It's 12:30 on a Friday night. My roommates haven't even gotten back from the party they're at, but I'm trying to convince myself it's morning. I remember seeing 11:10 on the clock, so I haven't slept more than 80 minutes. Why am I doing this?
It's 2 am. I've been driving for over an hour, and the rain is getting heavier. I am theoretically going to start riding at 3. Why am I doing this?
It's 3:30 am. I'm riding west on Route 20. It's still raining. There are somewhere between 10 and 20 other people on the road with me -- it's impossible to tell as all I see when I look back are the blinding lights of who is closest. My handlebar lights show very clearly how much water is coming off my front wheel and going onto my gloves. I still have 180 miles to ride. Why am I doing this?
It's 6 am. I'm at a Dunkin Donuts in Lee, Massachusetts, lying on my back. On the floor of the men's room. With my feet under the hand dryer. Every time it clicks off, I kick it back on. Why am I doing this??
If you've read enough of my writing you might think this is all a setup for the juxtaposition -- some beautiful and/or triumphant picture with the caption this is why I am doing this! -- but you're wrong. I never found particularly good reason why I was riding 300k, starting in the dark, and in the rain.
There lots of little reasons, I guess, to do 190 miles on a bike -- 12 hours in the saddle -- aside from the saddle sores.
I learned that you can get free plastic bags from Dunkin' Donuts and cut them up to make windproof socks.
I practiced my over-the-shoulder-pic-while-riding shot, a la Thom P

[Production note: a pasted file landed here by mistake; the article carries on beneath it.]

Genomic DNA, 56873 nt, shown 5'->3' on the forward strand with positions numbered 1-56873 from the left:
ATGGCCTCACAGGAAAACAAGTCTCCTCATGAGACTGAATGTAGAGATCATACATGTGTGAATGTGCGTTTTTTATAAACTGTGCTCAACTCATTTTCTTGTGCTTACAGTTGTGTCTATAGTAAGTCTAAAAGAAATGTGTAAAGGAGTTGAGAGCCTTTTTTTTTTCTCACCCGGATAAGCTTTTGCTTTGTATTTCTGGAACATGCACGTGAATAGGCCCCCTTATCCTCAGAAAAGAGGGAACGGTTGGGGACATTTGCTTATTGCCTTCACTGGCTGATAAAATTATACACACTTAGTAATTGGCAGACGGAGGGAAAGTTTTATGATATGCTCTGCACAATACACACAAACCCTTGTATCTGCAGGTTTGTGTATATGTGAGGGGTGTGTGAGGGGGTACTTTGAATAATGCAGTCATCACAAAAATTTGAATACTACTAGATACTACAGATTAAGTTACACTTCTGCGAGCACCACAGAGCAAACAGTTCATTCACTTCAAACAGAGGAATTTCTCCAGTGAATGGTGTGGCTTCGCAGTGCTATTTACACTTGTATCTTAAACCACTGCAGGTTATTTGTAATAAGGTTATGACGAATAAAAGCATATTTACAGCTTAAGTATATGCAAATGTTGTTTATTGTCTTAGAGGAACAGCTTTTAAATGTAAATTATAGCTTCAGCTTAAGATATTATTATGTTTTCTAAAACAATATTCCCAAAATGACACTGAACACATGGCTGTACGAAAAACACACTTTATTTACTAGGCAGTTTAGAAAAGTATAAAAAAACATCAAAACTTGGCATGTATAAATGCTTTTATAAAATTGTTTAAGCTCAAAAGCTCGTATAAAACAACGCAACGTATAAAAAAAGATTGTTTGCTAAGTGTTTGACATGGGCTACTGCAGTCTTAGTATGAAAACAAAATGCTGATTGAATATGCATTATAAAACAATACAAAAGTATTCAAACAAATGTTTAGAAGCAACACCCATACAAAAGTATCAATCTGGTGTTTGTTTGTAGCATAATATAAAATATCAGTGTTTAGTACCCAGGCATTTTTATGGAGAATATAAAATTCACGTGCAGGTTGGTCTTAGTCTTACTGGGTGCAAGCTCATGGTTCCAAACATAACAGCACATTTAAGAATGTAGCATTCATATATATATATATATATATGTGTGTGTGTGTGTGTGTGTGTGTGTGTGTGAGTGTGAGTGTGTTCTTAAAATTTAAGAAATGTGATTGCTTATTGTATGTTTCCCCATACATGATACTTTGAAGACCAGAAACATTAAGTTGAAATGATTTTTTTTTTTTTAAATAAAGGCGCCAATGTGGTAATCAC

I got better at it.
I found a bike shop before this tire came apart and killed me.
This over-the-shoulder pic might look like a blurry mess, but it was a 15% grade. I also learned that there's a reason real randonneurs don't have backpacks -- two days later and my shoulders are killin' me.
It never looks steep in pictures, but roads don't switchback like that unless there's a good reason.
Dad and Linnea complain less than I do -- or at least less publicly.
We hit the 300k mark. We were not at the car. Luckily, by this time we were pretty used to riding.
190 miles will get you from Boston to Albany -- or from Westfield MA, to Great Barrington, to Kent, CT, to Copake Falls, NY, and then back to Westfield.
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One thing I find quite interesting is how my calves are not sore, at all, from 12 hours of mostly L1 riding. My quads are destroyed. We all know you can't get fast riding slowly, but it's interesting to feel why.
After 500k of this stuff I can say with some confidence that randonneurs, on average, are weird people. I suppose my presence does nothing to change that.
I'd rather suffer 45 minutes on a cross bike on the weekends than do this, but there's definitely something to be said for a ride that makes even serious cyclists say, "damn."
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